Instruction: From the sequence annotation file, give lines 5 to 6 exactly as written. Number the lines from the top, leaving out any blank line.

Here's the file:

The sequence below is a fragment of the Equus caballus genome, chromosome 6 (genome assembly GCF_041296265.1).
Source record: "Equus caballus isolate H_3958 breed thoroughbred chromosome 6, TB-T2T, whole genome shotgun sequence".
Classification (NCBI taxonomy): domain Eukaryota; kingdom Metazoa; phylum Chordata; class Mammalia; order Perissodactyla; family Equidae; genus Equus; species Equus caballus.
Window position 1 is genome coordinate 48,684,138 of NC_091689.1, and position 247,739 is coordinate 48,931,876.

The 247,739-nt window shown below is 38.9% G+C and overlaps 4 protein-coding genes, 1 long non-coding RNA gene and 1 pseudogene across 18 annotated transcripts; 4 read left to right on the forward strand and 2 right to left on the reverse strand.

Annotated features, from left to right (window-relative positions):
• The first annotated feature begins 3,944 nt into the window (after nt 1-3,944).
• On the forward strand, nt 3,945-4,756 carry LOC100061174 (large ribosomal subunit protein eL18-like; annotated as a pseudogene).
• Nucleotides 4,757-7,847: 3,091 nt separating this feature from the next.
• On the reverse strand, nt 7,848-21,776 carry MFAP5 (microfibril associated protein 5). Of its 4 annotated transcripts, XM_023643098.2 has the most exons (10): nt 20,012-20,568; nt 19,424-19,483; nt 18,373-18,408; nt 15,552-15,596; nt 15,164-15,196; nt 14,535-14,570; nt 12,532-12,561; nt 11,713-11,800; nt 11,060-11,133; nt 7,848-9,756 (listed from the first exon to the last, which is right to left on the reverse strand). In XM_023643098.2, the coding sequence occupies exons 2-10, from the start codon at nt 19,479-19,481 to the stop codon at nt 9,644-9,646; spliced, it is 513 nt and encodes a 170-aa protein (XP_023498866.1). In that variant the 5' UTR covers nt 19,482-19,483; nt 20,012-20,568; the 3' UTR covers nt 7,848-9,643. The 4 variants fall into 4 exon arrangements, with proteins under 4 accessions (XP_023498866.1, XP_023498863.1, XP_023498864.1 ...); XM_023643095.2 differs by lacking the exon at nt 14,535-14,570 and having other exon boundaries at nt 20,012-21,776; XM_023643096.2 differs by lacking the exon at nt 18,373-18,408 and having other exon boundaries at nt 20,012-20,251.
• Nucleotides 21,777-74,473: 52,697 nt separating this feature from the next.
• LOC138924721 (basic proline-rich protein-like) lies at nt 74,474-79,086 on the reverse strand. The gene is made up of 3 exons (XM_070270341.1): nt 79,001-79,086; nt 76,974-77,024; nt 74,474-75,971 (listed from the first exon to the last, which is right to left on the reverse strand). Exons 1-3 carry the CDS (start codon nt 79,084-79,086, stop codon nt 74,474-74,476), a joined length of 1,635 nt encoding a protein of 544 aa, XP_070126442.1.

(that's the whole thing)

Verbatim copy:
The 247,739-nt window shown below is 38.9% G+C and overlaps 4 protein-coding genes, 1 long non-coding RNA gene and 1 pseudogene across 18 annotated transcripts; 4 read left to right on the forward strand and 2 right to left on the reverse strand.

Annotated features, from left to right (window-relative positions):